An Interesting Dispute Over Chickens

Our property rights in modern America have and are being eroded at an alarming rate.  This is a direct result of the influence of Marxism and the Russian Revolution upon the entirety of the Western Legal Tradition.  In the introduction to Law and Revolution, The Formation of the Western Legal Tradition, Prof. Berman writes, “It is surely true that in the twentieth century virtually all nations of the West have experienced the introduction of pervasive governmental controls over most aspects of economic life (34).”  He later laments that “the individual owner can hardly plant a tree or build an extension on his kitchen without governmental permission (35).”

A recent example of this comes from one of the three little Eastern Kentucky towns that I could legitimately call my hometown—Berea, Kentucky.  (Incidentally, the other two towns are Richmond and Irvine.  I grew up roughly in the middle of and yet as far away from each of them as could be.)  The battle for property rights in this instance involves a proposed ordinance regulating the rights of residents within the city to own and raise chickens on their own property.  You can read about the proposed ordinance which would partially lift a nearly hundred year-old ban on chickens in Berea here.  You can also read the response from the Berea Chicken Brigade at  (The Berea Chicken Brigade is in support of the chickens.)

I, for one, hope they are able to raise chickens.  But that is really not why I am writing this post.  Rather, I like the story because of the conundrum in which it places both the left and the right.  It would seem that both should support the chickens, but, of course, we know that most on the left and the right would not.

First, for the left.  People on the left are supposed to be the only ones who care about the poor, right?  Also, aren’t they the only ones who care about the environment?  (I would dispute both of these, but, let’s assume, in arguendo, that the left’s propaganda is true.  Those holding a Christian worldview should care about the poor, and not just to get votes, and the environment, but not to worship it as our creator but to recognize that it has been entrusted to us as a stewardship by The Creator.)  Obviously then those on the left should be in full support of allowing the poor, inner city residents of Berea to raise chickens.  It would provide them with eggs and meat and fertilizer for their gardens (which they should also support their ability to raise and fence.)  The chickens can also eat table scraps, keeping them out of the landfills.  These would be only a few of the many benefits to both the poor and the environment that would come from the raising of chickens.  So, why would so many on the left oppose a measure like this?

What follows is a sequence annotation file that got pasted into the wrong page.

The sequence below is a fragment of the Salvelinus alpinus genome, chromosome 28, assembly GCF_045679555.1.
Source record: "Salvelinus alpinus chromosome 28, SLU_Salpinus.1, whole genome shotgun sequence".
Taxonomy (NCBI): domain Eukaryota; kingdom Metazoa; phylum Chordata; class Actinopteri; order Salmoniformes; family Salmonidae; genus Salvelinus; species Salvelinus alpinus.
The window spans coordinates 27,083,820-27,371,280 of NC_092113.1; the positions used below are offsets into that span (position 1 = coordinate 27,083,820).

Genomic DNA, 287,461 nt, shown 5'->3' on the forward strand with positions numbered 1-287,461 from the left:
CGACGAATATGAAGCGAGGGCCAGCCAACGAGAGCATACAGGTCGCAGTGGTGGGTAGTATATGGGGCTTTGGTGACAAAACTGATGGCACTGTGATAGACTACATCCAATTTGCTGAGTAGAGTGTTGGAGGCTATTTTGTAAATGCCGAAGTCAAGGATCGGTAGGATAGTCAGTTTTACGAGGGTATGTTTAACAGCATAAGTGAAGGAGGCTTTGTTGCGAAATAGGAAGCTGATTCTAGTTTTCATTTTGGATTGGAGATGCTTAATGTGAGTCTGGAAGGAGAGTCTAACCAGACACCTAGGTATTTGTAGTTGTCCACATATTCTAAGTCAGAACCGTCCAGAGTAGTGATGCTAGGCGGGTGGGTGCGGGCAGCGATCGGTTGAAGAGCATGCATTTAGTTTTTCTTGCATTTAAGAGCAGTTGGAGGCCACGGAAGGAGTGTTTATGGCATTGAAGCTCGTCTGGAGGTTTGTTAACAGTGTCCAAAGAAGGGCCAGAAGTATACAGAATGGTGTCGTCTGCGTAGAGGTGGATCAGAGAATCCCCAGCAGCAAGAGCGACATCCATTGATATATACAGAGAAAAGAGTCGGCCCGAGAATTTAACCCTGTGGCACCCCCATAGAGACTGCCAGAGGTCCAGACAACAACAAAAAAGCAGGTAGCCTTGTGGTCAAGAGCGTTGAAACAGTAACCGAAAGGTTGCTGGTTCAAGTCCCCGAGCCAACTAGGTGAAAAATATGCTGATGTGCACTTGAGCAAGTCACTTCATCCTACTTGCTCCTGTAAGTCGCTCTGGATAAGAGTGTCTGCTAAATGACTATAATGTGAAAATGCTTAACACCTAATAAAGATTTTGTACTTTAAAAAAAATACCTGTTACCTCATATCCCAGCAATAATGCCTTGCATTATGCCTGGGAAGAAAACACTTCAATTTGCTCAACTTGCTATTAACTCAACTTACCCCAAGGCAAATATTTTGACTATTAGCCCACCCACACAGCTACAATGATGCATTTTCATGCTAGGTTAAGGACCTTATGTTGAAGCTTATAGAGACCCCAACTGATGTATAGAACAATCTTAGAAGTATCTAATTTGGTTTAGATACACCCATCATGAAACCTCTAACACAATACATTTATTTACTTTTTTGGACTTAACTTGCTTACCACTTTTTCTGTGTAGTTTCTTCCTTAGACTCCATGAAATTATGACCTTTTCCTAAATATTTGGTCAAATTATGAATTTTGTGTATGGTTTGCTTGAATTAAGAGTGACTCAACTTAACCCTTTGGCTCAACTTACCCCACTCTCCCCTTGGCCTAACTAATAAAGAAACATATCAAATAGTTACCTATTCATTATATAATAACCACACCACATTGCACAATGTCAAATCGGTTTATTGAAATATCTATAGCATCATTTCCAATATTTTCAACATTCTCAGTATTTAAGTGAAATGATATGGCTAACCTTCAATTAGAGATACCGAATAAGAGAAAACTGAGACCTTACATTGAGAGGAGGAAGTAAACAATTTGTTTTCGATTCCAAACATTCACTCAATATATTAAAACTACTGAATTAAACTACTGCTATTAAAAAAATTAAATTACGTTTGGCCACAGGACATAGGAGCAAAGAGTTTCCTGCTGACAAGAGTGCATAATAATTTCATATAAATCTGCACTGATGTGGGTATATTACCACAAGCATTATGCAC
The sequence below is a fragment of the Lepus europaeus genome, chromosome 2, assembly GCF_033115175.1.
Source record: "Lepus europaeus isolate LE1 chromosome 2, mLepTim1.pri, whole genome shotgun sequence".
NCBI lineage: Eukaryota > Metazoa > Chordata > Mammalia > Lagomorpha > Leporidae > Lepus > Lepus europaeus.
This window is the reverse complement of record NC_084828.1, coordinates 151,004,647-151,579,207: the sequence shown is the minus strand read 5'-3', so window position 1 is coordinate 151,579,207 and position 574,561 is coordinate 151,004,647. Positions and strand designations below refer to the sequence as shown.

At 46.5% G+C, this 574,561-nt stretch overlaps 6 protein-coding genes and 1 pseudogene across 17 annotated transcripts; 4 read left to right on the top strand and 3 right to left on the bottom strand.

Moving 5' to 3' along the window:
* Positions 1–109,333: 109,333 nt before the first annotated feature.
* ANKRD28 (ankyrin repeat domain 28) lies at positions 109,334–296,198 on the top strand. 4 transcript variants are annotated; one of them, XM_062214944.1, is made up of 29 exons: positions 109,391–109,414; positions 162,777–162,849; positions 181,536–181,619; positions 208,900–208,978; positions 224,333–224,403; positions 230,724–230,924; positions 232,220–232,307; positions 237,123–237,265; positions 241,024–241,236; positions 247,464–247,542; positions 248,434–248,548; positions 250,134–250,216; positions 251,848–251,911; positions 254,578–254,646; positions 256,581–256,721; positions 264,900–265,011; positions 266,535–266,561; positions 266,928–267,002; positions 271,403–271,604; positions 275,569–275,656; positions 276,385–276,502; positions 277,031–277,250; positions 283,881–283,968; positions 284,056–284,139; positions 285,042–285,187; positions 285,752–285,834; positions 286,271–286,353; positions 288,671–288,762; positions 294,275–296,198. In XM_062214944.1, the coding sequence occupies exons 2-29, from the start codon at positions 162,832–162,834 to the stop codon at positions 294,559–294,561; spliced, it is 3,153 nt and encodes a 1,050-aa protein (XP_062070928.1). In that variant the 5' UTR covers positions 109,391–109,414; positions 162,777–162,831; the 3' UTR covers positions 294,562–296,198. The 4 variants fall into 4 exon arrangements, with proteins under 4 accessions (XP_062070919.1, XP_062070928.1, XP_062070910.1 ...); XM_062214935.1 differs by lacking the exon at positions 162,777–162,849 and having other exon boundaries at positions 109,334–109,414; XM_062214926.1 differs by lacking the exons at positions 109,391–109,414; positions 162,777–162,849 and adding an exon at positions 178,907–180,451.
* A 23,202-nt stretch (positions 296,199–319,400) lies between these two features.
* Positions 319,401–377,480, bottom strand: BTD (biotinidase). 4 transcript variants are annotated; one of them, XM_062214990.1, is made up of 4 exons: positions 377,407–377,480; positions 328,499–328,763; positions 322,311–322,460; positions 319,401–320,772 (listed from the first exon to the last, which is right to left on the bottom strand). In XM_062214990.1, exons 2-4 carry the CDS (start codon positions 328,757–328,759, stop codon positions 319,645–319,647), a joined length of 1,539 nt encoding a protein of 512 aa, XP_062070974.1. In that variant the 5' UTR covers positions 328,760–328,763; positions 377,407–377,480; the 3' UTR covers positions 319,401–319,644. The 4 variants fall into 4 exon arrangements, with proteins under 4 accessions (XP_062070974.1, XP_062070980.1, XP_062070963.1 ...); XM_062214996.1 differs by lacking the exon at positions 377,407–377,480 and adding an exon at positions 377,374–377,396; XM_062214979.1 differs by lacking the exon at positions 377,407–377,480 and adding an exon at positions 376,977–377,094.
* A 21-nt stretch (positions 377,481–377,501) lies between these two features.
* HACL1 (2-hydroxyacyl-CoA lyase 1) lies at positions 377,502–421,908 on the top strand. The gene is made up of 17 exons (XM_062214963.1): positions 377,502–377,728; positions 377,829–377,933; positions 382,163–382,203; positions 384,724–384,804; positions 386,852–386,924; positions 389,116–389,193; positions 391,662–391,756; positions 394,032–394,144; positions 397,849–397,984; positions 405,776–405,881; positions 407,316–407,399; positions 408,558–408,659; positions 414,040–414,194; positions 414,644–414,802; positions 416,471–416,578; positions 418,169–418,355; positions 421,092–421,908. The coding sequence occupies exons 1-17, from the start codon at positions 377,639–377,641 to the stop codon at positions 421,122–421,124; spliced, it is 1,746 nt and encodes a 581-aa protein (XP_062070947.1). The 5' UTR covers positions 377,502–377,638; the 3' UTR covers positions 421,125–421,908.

As for the right, they are the ones that love freedom, right?  Aren’t they supposed to be the ones that want to protect property rights and oppose Marxism?  Thus, those on the right should be trumpeting the cause of the chickens shouldn’t they?  Well, yes, in theory.  However, too often in practice the right ends up doing little more than opposing the left’s version of Marxist Socialist policy only to propose as a substitute its own version of Marxism.  (It is with regret that I must say this.  I consider myself very, very far to the right, but I must admit that many who are supposedly on the “right” are far from being truly conservative on the economy, the size and role of government, and ultimately on freedom.)

Despite what appears to be a win-win for everyone involved, we know that many, if not most, on both the left and the right would vehemently oppose the raising of chickens in their own subdivision or neighborhood.  I submit that, at least in part, this is because we have become addicted to the idea of making other people use or not use their own property in a way that suits us even though we have not compensated them for it.  I am pretty sure the Bible calls that stealing.

It will be interesting to see what happens in Berea, and it will get even more interesting if these chicken-raising ideas begin to spread across the country.  Given the bad economy, the green movement, and the upcoming election, maybe it is time to lobby for a national law freeing landowners all across the country to raise backyard chickens in the name of helping the poor, saving the planet, preserving property rights, and celebrating freedom!  Maybe the time is right for a National Chicken Brigade to fight to see the entire nation ring with the sounds of freedom in the form of the crowing of roosters!